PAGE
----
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HomeNewsPoliticsAmbassador Nikki Haley Touts Foreign Policy Successes at White House Send-Off

Ambassador Nikki Haley Touts Foreign Policy Successes at White House Send-Off

U.S. Ambassador to the United Nations Nikki Haley and President Donald Trump attend a working lunch with ambassadors on the UN Security Council. (Photo: Reuters)

U.S. Ambassador to the United Nations (UN) Nikki Haley cited the foreign success of the Trump Administration during a send-off at the White House on Tuesday. President Donald Trump said the former governor of South Carolina discussed resigning at the end of the year month’s ago, and that she will stay on until the end of the year.

“Nikki Haley, the Ambassador to the United Nations, has been very special person to me. She’s not only fantastic at her job, but she’s someone who gets it,” the president said in the Oval Office, praising her for the job she has done in the administration. “She told me maybe 6 months ago at the end of the year, ‘I’d like to take a little time off. I’d like to take a break.”

“I can speak for Secretary of State Mike Pompeo when I say, he thinks the world of you.”

Secretary of State Pompeo just completed an overseas trip to Asia, including Japan, North Korea, South Korea and China. He said the details of a second nuclear summit between President Trump and Chairman Kim Jong Un are “getting very close” to being finalized.

“We’re all happy for you in one way, but we hate to see you go,” President Trump said to the ambassador. “That’s the thing she did best at the United Nations. She got to know the players. They like her, and I think more importantly, they respect her.”

“Nikki you’ve done a fantastic job and I want to thank you so much.”

Ambassador Haley has been a staunch supporter of President Trump’s America First Foreign Policy Doctrine, otherwise known as “principled realism.” While opposed to foreign intervention, it’s predicated on the principles of offensive realism and requires firm responses to regimes like Iran and North Korea to avoid conflict.

Ambassador Haley has a more hawkish view on foreign interventions, but has carried out the president’s agenda.

“I want to thank the president for allowing us to come out and talk to you in this way. It’s been the honor of a lifetime. Look at the two years. Look at what’s happened in foreign policy in two years. They may not like what we do all the time, but they respect us now. We’ve made it stronger,” she said defending the demand to reform the United Nations allied relationships. “We’ve made it more efficient.”

In June 2017, the U.N. Security Council voted unanimously to impose the severe sanctions on North Korea ever over their intercontinental ballistic missile program. Resolution 2371 (2017) cost the North Korean regime roughly one-third of their exports, totaling more than $1 billion and forcing Chairman Kim to the first ever summit between President Trump and Chairman Kim in Singapore, where the two agreed to work toward the complete denuclearization of the Korean Peninsula.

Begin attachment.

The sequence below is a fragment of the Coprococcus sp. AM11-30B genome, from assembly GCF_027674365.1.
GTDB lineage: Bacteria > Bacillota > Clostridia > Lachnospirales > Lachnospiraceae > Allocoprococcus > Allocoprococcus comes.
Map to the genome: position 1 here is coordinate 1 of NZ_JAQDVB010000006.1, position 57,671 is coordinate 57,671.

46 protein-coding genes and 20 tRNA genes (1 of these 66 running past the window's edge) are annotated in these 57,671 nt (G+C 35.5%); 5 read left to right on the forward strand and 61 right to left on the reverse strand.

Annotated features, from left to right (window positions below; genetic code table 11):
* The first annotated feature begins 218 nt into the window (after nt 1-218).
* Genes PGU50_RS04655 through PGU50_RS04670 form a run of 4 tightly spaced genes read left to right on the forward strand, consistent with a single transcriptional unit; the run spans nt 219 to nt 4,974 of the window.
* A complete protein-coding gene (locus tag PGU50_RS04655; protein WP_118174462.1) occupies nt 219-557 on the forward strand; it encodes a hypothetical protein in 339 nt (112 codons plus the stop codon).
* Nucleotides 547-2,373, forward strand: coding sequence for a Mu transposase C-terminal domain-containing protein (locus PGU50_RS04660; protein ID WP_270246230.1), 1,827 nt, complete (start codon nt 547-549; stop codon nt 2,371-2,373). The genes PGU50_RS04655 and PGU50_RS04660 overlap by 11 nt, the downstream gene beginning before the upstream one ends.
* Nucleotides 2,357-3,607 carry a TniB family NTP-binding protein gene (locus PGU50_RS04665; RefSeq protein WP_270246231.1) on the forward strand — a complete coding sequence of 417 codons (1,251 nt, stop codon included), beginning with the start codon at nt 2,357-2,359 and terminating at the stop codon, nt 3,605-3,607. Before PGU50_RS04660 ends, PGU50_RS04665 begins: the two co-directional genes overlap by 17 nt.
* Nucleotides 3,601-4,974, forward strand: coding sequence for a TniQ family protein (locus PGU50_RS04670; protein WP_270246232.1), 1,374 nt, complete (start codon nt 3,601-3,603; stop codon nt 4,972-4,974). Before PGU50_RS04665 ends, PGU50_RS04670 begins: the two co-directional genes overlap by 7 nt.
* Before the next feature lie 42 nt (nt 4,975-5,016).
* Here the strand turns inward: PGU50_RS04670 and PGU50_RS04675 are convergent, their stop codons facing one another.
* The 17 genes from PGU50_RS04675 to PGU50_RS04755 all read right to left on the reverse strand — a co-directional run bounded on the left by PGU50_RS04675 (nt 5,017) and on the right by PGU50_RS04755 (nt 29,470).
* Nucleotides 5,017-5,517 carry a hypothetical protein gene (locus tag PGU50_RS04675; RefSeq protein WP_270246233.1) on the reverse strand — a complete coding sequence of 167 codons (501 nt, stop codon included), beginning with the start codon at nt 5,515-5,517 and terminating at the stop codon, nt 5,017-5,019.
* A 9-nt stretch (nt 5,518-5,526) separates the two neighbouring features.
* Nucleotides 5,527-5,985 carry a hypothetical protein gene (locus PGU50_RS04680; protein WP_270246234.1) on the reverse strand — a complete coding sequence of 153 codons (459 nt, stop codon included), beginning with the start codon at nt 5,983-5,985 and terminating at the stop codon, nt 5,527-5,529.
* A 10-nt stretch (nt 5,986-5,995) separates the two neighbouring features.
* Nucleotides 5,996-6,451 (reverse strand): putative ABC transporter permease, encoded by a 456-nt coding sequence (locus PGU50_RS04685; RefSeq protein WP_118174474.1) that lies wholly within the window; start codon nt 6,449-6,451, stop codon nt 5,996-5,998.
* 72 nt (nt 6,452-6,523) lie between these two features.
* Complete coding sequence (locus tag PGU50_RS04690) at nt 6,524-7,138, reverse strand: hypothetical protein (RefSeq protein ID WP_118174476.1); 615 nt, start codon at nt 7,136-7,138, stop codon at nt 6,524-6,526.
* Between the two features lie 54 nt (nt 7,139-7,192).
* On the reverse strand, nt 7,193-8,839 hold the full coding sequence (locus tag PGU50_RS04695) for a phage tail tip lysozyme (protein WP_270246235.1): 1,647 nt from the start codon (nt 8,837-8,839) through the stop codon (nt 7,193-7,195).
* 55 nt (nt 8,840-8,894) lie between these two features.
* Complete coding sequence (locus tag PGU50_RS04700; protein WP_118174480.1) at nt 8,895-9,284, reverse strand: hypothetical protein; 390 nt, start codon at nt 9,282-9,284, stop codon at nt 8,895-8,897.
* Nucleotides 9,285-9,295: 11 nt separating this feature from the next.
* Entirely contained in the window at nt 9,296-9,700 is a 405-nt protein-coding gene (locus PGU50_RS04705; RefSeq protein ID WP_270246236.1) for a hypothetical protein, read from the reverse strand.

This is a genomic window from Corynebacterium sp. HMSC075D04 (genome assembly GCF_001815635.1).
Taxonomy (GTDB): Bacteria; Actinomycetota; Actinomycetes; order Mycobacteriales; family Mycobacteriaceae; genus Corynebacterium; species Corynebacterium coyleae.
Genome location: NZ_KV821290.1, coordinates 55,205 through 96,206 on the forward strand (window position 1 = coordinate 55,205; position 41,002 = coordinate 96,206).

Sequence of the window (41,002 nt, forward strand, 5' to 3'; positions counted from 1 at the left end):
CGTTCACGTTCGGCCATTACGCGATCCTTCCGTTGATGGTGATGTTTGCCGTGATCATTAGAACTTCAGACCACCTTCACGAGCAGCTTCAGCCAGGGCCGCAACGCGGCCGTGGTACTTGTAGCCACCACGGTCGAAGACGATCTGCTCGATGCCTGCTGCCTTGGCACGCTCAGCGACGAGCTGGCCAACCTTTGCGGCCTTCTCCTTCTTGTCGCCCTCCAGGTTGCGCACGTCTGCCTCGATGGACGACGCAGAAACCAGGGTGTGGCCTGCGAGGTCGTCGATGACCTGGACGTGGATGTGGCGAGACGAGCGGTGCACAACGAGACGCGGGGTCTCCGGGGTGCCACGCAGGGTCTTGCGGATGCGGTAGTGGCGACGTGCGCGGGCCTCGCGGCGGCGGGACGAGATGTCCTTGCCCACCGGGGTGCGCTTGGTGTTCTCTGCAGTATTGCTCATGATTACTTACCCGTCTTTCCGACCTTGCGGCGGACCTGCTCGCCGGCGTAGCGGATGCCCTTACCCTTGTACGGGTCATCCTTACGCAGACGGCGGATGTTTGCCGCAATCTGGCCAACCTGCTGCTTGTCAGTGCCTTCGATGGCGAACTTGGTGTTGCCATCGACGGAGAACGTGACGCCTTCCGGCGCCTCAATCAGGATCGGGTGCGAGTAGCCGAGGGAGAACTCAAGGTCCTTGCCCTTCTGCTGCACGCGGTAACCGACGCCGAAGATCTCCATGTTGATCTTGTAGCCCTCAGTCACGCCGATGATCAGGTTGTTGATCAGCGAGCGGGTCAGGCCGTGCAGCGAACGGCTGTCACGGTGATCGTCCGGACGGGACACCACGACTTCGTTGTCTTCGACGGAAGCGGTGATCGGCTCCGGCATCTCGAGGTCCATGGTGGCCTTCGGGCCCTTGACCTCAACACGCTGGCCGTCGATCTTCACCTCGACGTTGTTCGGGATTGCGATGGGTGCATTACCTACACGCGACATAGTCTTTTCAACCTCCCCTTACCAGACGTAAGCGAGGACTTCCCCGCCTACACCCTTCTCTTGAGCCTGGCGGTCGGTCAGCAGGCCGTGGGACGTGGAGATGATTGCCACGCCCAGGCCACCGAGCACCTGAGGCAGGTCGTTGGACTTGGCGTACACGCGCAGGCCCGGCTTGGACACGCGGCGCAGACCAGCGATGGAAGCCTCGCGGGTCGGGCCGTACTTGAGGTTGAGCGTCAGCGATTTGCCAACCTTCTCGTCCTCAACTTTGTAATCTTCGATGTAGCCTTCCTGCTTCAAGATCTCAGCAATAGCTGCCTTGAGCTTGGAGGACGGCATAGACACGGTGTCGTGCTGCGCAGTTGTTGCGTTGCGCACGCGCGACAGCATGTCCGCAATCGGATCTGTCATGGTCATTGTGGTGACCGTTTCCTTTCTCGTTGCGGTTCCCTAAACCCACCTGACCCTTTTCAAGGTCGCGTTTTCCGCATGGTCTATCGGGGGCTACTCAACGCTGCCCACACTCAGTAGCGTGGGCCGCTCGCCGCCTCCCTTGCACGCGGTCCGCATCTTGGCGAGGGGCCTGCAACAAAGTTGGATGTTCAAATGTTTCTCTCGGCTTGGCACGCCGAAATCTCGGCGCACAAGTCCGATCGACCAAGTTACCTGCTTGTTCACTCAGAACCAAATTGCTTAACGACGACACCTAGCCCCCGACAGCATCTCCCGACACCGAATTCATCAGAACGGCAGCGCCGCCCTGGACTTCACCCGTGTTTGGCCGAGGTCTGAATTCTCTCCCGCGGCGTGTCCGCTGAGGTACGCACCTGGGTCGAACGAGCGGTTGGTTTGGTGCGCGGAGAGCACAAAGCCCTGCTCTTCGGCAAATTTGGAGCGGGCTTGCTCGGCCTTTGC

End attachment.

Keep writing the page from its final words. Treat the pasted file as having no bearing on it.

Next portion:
U.S. Ambassador Haley’s speech at U.N. Security Council Briefing on North Korea was widely praised, and she is considered key to the resolution’s passage.

“It was a blessing to go into the U.N. everyday with body armor and fight for America,” she said. “It was a blessing, and I will always do that.”

She also blasted the anti-Israel bias at the U.N., something the U.S. under the Trump Administration has not ignored. In October 2017, the Trump Administration withdrew the U.S. from UNESCO, citing badly-needed reforms and a continued anti-Israel bias. The United Nations Educational, Scientific and Cultural Organization (UNESCO) has long been under fire for exposed corruption and bias that continues to go unaddressed.

In 2015, the then-Republican South Carolina governor supported Senator Marco Rubio, R-Fla., over the president. In 2016, during the president campaign, she often had a contentious and soft relationship. But the two have fostered a closer relationship and friendship during the two years of the administration, a result of the president reaching out to the establishment wing of the Republican Party.

“No I’m not running for 2020. I can tell you what I’ll be doing is campaigning for this one,” she said turning to the president.

“I think it’s time for government officials to understand it’s time to step aside,” she said, adding the fresh people are needed from time-to-time to ensure energy is getting the job done. “The truth is I want to make sure this administration, this president, has the strongest person to fight.”

President Trump said he will name a successor within the “next two or three weeks, maybe sooner.”

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